Perhaps 90% of formal theoretical models in Financial Economics only produce processes as outputs, not analytical interior or corner solutions. In absence of analytical interior or corner solutions, the extent to which the accompanying stories are robust remains a matter of conjecture.
Consistent with all of the foregoing, the Financial Economics Literature has come under significant criticisms in recent times, both internally (Allen 2000; Farmer and Geanakoplos 2009) and from industry. All of the criticism questions practical relevance of most of the formal theoretical models generated by academics.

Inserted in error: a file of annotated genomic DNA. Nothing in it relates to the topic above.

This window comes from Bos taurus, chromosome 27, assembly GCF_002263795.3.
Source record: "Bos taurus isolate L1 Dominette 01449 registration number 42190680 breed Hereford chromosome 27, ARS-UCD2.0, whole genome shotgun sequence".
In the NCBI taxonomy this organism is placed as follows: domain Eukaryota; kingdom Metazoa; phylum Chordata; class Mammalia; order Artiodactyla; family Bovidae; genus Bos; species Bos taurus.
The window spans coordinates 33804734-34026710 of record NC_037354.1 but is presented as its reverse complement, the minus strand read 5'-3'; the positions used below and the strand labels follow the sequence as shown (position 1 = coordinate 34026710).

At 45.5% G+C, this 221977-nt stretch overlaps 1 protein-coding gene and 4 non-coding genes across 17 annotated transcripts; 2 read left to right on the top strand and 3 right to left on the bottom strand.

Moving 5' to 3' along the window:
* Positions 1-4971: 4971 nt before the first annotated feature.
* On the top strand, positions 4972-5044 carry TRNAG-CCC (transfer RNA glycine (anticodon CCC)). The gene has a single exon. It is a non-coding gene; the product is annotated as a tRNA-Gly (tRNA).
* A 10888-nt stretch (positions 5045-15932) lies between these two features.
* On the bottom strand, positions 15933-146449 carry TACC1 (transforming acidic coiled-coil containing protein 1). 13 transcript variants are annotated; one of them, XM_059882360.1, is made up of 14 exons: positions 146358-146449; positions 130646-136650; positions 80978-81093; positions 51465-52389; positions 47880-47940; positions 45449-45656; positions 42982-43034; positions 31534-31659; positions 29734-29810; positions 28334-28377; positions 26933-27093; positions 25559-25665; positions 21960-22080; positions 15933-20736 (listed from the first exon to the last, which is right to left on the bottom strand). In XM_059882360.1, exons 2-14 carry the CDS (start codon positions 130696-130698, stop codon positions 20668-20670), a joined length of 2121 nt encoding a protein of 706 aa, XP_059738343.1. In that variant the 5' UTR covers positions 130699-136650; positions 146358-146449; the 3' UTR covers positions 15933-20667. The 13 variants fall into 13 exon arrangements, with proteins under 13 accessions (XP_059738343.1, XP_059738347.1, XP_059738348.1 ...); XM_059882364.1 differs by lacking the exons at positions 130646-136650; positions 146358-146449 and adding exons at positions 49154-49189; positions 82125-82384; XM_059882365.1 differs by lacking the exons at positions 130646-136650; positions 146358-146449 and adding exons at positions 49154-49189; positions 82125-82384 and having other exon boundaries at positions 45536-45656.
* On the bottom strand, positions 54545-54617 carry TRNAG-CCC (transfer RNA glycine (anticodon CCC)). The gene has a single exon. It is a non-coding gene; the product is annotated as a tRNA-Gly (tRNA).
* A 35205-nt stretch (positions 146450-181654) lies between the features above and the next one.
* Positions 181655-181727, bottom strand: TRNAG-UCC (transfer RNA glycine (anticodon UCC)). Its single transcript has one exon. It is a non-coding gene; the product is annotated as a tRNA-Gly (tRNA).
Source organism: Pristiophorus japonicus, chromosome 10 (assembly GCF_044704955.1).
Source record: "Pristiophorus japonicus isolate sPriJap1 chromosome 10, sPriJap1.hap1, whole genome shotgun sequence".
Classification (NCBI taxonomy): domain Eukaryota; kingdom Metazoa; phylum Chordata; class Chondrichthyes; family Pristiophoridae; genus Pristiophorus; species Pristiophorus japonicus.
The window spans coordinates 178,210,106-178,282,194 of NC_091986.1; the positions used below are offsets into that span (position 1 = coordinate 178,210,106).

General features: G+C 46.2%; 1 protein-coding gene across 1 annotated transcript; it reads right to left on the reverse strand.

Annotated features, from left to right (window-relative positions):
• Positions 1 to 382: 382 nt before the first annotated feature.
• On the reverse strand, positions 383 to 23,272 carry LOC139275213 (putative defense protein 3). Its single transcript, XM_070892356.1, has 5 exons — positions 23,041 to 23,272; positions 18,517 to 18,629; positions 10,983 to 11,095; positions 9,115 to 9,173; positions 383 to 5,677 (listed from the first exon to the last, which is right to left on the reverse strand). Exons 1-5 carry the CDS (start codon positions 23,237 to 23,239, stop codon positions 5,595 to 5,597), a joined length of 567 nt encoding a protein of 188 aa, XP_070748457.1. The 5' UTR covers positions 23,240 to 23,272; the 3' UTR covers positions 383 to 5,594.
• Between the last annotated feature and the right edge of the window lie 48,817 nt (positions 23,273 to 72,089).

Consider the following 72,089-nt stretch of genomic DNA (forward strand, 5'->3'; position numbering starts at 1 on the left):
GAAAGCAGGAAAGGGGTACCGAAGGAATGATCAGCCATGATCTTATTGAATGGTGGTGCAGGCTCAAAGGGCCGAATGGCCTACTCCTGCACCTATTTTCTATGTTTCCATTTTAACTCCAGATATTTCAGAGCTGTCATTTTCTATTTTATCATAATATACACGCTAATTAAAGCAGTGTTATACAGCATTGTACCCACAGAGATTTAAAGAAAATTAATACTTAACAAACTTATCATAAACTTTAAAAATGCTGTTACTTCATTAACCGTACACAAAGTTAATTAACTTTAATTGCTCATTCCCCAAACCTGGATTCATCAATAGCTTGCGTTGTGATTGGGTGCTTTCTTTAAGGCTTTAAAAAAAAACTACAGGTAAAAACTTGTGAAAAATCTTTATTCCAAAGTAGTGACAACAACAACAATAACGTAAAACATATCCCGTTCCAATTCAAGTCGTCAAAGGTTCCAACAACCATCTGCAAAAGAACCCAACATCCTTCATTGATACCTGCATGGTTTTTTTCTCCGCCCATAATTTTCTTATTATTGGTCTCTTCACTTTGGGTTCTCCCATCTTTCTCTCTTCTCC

While practitioners seem not to have arrived at the realization that Econometrics, or crunching of numbers is not a substitute for formal theoretical models that are well done, the critiques in the academic literature are aware of necessity of arrival at better formal theoretical modeling of challenges of Financial Economics.
My studies not only point out essence of non-credibility of formal theoretical models of challenges that subsist in Financial Economics, more importantly, incorporate solutions to the problems.
But then, the Financial Economics Literature has been known to be slow to change.
Yet, the courageous work that I have done is gaining some attention, is gaining some traction.